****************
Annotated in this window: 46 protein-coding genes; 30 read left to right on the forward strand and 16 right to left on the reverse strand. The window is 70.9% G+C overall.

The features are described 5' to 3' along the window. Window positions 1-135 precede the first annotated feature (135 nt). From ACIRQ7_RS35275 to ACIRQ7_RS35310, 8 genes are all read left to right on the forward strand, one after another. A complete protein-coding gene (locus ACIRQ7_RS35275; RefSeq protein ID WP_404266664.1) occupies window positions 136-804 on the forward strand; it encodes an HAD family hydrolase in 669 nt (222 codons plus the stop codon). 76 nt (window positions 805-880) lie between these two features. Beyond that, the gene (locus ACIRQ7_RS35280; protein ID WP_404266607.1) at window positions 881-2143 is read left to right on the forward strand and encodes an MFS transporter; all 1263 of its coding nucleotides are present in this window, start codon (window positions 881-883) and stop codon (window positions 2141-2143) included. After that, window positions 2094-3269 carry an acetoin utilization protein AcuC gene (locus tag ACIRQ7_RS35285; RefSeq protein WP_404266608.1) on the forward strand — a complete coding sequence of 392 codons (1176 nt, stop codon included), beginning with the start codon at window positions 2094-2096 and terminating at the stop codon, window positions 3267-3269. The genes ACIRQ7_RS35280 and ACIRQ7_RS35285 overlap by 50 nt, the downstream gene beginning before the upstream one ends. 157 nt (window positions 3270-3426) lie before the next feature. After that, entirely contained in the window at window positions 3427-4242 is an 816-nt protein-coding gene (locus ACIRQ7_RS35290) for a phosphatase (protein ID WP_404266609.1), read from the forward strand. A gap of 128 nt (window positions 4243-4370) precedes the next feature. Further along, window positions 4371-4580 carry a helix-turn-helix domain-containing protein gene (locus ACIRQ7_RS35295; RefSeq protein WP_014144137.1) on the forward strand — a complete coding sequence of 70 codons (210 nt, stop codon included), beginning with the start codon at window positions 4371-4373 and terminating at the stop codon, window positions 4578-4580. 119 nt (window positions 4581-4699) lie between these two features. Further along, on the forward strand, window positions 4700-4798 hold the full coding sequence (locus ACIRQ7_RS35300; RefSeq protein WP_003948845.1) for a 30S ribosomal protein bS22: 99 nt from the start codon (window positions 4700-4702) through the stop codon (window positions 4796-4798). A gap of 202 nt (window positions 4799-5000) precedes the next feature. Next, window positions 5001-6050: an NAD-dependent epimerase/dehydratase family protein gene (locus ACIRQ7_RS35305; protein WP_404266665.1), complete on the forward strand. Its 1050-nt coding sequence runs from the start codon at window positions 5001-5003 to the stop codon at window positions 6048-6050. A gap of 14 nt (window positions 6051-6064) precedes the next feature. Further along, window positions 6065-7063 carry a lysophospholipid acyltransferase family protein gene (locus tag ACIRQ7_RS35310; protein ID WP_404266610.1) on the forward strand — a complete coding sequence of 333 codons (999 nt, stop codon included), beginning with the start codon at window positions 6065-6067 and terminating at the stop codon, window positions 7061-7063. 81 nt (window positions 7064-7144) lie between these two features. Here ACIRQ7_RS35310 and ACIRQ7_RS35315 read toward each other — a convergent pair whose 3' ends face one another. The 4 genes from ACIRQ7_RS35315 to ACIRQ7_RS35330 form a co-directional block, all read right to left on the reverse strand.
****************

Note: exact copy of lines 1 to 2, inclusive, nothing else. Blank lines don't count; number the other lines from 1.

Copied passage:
Annotated in this window: 46 protein-coding genes; 30 read left to right on the forward strand and 16 right to left on the reverse strand. The window is 70.9% G+C overall.

The features are described 5' to 3' along the window. Window positions 1-135 precede the first annotated feature (135 nt). From ACIRQ7_RS35275 to ACIRQ7_RS35310, 8 genes are all read left to right on the forward strand, one after another. A complete protein-coding gene (locus ACIRQ7_RS35275; RefSeq protein ID WP_404266664.1) occupies window positions 136-804 on the forward strand; it encodes an HAD family hydrolase in 669 nt (222 codons plus the stop codon). 76 nt (window positions 805-880) lie between these two features. Beyond that, the gene (locus ACIRQ7_RS35280; protein ID WP_404266607.1) at window positions 881-2143 is read left to right on the forward strand and encodes an MFS transporter; all 1263 of its coding nucleotides are present in this window, start codon (window positions 881-883) and stop codon (window positions 2141-2143) included. After that, window positions 2094-3269 carry an acetoin utilization protein AcuC gene (locus tag ACIRQ7_RS35285; RefSeq protein WP_404266608.1) on the forward strand — a complete coding sequence of 392 codons (1176 nt, stop codon included), beginning with the start codon at window positions 2094-2096 and terminating at the stop codon, window positions 3267-3269. The genes ACIRQ7_RS35280 and ACIRQ7_RS35285 overlap by 50 nt, the downstream gene beginning before the upstream one ends. 157 nt (window positions 3270-3426) lie before the next feature. After that, entirely contained in the window at window positions 3427-4242 is an 816-nt protein-coding gene (locus ACIRQ7_RS35290) for a phosphatase (protein ID WP_404266609.1), read from the forward strand. A gap of 128 nt (window positions 4243-4370) precedes the next feature. Further along, window positions 4371-4580 carry a helix-turn-helix domain-containing protein gene (locus ACIRQ7_RS35295; RefSeq protein WP_014144137.1) on the forward strand — a complete coding sequence of 70 codons (210 nt, stop codon included), beginning with the start codon at window positions 4371-4373 and terminating at the stop codon, window positions 4578-4580. 119 nt (window positions 4581-4699) lie between these two features. Further along, on the forward strand, window positions 4700-4798 hold the full coding sequence (locus ACIRQ7_RS35300; RefSeq protein WP_003948845.1) for a 30S ribosomal protein bS22: 99 nt from the start codon (window positions 4700-4702) through the stop codon (window positions 4796-4798). A gap of 202 nt (window positions 4799-5000) precedes the next feature. Next, window positions 5001-6050: an NAD-dependent epimerase/dehydratase family protein gene (locus ACIRQ7_RS35305; protein WP_404266665.1), complete on the forward strand. Its 1050-nt coding sequence runs from the start codon at window positions 5001-5003 to the stop codon at window positions 6048-6050. A gap of 14 nt (window positions 6051-6064) precedes the next feature. Further along, window positions 6065-7063 carry a lysophospholipid acyltransferase family protein gene (locus tag ACIRQ7_RS35310; protein ID WP_404266610.1) on the forward strand — a complete coding sequence of 333 codons (999 nt, stop codon included), beginning with the start codon at window positions 6065-6067 and terminating at the stop codon, window positions 7061-7063. 81 nt (window positions 7064-7144) lie between these two features. Here ACIRQ7_RS35310 and ACIRQ7_RS35315 read toward each other — a convergent pair whose 3' ends face one another. The 4 genes from ACIRQ7_RS35315 to ACIRQ7_RS35330 form a co-directional block, all read right to left on the reverse strand.